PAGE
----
Steve Hauk is a playwright, short story writer, and art expert in Pacific Grove, California. Co-curator of This Side of Eden—Images of Steinbeck's California, the inaugural art exhibition at the National Steinbeck Center, he has written on John Steinbeck for Steinbeck Review and is the author of two CINE Golden Eagle award-winning PBS-telecast documentaries narrated by Jack Lemmon, Time Captured in Paintings: The Monterey Legacy and The Roots of California Photography: The Monterey Legacy. His plays include Fortune's Way, or Notes on Art for Catholics (and Others)The Floating Hat, Reflections of an American Mossad, A Mild Concussion, and The Cottages, Scenes from Lives Interrupted. Steinbeck: The Untold Stories, a book of fictional stories based on incidents from Steinbeck's life, has been published by SteinbeckNow.com.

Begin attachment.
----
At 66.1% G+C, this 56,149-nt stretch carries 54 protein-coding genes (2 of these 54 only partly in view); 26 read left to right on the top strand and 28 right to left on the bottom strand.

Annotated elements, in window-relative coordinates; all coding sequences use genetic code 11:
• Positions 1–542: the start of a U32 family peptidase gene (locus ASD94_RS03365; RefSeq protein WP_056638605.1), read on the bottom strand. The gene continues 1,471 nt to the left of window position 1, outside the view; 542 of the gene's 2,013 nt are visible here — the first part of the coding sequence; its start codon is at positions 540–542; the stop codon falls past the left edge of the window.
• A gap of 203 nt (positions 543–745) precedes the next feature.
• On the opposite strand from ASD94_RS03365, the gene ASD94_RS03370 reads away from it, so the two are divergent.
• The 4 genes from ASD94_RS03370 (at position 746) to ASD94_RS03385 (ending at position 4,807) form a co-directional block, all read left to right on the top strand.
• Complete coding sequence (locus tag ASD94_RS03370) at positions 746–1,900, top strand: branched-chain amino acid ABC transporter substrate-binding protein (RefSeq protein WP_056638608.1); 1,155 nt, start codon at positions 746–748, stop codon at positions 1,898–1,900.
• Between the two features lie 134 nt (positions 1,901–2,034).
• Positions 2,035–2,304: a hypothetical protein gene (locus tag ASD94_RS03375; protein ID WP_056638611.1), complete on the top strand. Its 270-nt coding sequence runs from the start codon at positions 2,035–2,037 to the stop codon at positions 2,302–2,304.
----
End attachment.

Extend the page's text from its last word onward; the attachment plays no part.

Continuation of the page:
Comments

  1. Terrific stuff! Thanks for posting.

  2. Bob,

    Thank you very much. “Working Days” has a place of honor on my bookshelf. I am a fan. I hope we can meet some day.

    Incidentally, one of the traps of being filmed unscripted, as several have pointed out, is evident in my error about dates when I said that Steinbeck and Gwyn had a child on the way in 1942.

  3. What a great video – combining a lot of history about John Steinbeck and the threats against him for his honest subject matter in Grapes of Wrath and other books – and wonderful artwork from that time period. Steve Hauk is always a pleasure to encounter, whether on film or in real life at Hauk Fine Arts!

  4. Jeffrey Whitmore says:

    For many years I’ve admired Steve Hauk’s work as a journalist, critic, playwright, documentarian, and writer of both short and long fiction. The stories in “Almost True Stories from a Writer’s Life” break new ground. He’s created a highly readable form—almost biographical/almost fictional—that celebrates John Steinbeck’s life and times. The stories are packed with the humor, tragedy, pathos, and the humanity that infused Steinbeck’s work. The collection is an honest and thoughtful tribute to a great writer and to the Almost Truth of History.